Tavarius Warren, functional technology specialist, Child, Youth and School Services, assisted the movie makers with the project. "He mentored us and made sure we had the cameras placed where they needed to be," said Vassar. "It took us two hours outdoors at the Patriot Club and then we went to the Youth Center to shoot the indoor scenes. We got several students walking in talking about their day and Cordero is talking about how being in school is dull and isn't really helping her. Then the ghost pops out, which is me, and asks her, what would happen if she didn't go to school'"
Cordero then sees what her life would be like if she didn't finish high school and the ghost shows her future if she finishes and then continues on to college. "Cordero learns through her flashbacks and future glimpses from the ghost how important school is and she goes on to become a doctor," said Vassar. "Cordero had the idea for the movie and the theme had to be about importance of school and to be creative.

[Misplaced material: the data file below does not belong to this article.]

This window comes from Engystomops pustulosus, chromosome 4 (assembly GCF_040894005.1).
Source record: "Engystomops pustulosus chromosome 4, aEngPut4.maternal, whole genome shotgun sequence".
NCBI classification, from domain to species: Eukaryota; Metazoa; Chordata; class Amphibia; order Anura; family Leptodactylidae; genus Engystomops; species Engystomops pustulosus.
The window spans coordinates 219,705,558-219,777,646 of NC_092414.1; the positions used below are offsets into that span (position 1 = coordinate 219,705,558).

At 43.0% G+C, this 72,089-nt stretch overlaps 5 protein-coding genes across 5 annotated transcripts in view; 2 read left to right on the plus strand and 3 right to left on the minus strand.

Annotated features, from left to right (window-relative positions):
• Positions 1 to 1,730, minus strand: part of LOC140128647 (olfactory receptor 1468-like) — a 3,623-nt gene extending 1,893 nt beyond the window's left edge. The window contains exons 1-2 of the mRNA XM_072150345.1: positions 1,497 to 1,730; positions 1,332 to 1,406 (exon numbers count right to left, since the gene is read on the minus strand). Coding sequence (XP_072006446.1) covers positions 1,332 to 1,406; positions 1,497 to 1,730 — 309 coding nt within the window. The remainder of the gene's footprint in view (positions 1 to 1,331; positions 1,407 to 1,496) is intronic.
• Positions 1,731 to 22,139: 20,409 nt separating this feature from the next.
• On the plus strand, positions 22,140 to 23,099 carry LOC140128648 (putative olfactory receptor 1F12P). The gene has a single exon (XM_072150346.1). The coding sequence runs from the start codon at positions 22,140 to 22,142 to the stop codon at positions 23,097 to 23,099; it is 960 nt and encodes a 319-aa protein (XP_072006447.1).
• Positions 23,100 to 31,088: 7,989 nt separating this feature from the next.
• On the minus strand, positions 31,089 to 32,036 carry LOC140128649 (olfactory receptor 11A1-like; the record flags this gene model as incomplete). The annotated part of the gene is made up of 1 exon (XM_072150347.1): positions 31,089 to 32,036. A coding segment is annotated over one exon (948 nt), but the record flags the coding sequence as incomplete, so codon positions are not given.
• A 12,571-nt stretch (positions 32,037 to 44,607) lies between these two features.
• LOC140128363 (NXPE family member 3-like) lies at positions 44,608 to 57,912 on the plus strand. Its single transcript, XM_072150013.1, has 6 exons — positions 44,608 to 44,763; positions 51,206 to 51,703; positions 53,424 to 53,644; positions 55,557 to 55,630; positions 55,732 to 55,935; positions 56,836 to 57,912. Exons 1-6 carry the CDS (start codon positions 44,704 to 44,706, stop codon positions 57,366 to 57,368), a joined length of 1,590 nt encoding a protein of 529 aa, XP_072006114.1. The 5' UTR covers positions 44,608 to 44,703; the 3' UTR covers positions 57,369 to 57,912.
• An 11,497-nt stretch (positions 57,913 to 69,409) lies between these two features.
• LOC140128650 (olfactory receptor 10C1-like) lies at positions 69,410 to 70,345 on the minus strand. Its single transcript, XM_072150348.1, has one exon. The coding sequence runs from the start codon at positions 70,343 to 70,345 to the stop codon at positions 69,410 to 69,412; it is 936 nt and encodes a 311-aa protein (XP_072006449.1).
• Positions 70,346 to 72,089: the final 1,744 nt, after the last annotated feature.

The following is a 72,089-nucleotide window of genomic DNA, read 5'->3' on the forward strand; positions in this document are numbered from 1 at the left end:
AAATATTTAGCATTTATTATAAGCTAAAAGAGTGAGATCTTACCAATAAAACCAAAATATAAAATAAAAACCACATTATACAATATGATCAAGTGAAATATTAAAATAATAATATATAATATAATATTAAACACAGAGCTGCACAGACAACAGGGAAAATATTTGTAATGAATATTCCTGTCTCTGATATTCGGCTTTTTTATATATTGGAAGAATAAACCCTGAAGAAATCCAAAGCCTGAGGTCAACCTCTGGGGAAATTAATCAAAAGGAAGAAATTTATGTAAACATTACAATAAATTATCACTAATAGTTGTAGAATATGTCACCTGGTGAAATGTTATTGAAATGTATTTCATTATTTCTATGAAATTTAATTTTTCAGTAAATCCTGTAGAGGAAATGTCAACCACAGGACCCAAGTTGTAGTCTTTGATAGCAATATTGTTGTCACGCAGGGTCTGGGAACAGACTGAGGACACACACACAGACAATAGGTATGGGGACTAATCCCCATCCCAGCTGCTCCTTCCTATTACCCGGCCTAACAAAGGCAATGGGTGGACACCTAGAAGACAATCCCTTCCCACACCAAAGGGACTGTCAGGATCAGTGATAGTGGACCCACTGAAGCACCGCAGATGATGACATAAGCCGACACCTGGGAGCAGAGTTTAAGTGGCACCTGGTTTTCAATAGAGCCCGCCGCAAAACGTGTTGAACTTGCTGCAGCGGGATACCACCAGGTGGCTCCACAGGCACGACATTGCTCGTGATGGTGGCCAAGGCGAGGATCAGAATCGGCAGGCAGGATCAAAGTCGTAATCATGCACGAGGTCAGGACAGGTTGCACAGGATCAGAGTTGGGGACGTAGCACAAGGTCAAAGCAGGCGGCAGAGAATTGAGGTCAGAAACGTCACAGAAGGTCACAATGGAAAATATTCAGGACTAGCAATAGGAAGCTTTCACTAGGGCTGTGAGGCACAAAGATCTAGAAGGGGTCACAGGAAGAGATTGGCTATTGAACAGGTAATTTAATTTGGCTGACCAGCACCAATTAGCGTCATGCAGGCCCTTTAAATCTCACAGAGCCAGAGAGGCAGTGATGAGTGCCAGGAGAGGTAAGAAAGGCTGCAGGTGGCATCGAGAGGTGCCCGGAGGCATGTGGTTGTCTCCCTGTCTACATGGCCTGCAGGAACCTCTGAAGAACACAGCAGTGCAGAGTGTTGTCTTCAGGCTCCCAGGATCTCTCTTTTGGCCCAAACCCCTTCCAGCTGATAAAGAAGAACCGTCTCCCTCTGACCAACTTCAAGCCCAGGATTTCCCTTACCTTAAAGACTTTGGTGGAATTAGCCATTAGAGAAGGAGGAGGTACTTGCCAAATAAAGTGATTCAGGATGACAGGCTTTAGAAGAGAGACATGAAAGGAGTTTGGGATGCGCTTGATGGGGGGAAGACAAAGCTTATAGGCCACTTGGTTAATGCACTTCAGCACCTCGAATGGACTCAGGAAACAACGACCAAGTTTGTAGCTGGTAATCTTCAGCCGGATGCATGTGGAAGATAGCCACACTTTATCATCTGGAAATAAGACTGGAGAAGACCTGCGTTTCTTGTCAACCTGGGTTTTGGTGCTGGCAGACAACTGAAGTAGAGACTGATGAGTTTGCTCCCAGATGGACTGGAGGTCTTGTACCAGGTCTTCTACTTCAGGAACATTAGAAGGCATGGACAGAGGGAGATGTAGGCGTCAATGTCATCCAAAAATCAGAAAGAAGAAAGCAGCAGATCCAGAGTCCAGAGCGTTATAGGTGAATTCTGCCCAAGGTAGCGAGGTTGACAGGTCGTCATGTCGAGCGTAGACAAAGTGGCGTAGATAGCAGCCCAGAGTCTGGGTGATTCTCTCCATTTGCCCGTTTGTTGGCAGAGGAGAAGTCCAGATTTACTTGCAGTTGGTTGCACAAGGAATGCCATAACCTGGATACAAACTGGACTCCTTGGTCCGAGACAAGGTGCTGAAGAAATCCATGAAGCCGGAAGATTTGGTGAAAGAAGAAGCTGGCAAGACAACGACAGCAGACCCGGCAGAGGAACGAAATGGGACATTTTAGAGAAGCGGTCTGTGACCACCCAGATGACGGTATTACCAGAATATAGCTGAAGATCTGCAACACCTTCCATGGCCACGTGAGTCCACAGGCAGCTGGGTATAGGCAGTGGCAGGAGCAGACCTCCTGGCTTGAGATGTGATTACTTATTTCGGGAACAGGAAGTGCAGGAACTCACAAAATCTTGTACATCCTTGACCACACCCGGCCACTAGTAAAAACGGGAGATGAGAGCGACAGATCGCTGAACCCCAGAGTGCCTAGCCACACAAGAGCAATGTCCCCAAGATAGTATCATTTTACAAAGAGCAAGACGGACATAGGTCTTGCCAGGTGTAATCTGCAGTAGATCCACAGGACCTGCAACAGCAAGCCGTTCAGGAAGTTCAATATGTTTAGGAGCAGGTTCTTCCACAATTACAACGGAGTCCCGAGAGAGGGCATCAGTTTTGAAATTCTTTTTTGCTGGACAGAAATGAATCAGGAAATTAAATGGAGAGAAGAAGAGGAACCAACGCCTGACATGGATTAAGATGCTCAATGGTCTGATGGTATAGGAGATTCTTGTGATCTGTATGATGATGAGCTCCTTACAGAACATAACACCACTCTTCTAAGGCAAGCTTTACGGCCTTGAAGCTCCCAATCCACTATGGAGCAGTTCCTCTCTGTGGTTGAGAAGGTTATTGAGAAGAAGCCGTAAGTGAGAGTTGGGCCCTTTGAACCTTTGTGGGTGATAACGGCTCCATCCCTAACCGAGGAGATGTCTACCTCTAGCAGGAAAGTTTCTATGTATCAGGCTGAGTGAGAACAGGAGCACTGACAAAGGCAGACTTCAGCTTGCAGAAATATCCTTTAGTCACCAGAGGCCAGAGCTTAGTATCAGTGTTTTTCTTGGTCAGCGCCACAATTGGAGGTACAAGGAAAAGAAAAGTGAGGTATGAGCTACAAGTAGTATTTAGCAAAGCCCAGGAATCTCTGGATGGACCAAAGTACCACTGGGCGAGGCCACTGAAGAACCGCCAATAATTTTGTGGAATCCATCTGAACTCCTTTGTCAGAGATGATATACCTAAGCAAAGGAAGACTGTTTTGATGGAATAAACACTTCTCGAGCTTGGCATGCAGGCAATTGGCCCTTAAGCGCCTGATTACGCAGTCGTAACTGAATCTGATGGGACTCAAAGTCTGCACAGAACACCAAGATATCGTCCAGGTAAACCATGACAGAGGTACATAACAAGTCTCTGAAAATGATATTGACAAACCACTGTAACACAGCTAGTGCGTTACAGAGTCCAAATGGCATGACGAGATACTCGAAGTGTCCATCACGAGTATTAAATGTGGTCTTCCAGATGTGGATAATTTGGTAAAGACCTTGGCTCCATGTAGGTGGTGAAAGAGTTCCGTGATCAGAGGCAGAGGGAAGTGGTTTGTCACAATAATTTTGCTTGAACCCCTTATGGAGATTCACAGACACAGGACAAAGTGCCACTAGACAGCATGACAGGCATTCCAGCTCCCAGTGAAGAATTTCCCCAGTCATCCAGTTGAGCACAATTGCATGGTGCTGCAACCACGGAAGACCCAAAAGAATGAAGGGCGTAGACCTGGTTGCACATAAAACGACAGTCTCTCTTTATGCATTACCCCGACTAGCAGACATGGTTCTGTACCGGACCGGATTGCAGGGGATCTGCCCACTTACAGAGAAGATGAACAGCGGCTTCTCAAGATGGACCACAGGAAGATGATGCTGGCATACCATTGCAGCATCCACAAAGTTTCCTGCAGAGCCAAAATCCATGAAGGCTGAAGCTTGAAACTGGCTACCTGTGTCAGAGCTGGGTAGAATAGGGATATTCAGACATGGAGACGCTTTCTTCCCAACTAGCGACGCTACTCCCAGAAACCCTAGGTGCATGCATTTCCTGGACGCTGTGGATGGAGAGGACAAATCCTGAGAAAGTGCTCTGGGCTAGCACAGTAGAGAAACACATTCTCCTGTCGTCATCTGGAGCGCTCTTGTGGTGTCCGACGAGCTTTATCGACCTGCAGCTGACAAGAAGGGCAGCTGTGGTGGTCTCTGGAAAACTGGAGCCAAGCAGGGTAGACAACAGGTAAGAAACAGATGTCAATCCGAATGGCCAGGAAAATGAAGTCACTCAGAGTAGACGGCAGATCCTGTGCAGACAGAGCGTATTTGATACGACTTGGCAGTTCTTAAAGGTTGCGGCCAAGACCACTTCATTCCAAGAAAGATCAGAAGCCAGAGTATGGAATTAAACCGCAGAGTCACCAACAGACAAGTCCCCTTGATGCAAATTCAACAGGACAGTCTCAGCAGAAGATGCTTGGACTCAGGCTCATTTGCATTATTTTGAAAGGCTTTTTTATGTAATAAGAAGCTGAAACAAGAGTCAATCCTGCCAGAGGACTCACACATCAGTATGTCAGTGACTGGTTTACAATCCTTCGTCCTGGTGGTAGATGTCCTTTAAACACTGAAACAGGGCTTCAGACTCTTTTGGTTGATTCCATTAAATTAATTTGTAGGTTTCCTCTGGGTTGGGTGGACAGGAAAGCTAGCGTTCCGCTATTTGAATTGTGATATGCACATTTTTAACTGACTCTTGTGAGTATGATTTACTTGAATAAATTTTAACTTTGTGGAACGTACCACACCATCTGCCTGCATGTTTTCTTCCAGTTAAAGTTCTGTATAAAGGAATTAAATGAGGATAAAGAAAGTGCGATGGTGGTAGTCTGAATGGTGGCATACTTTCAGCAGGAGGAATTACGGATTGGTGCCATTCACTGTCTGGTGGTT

"We used Blue Tooth mikes to be sure if the actors were far away it would still be crystal clear. "The tech lab supported us because we used our classes on digital film making and script writing to do the project," said Vassar. "We just started using Mac book so it was different from the PC and it took us a little time to learn the i movie program and we learned a lot of new special ideas. We learned how to export to DVD. It took us a while to learn but we learned it in the Tech Club and were able to collaborate together to make the movie."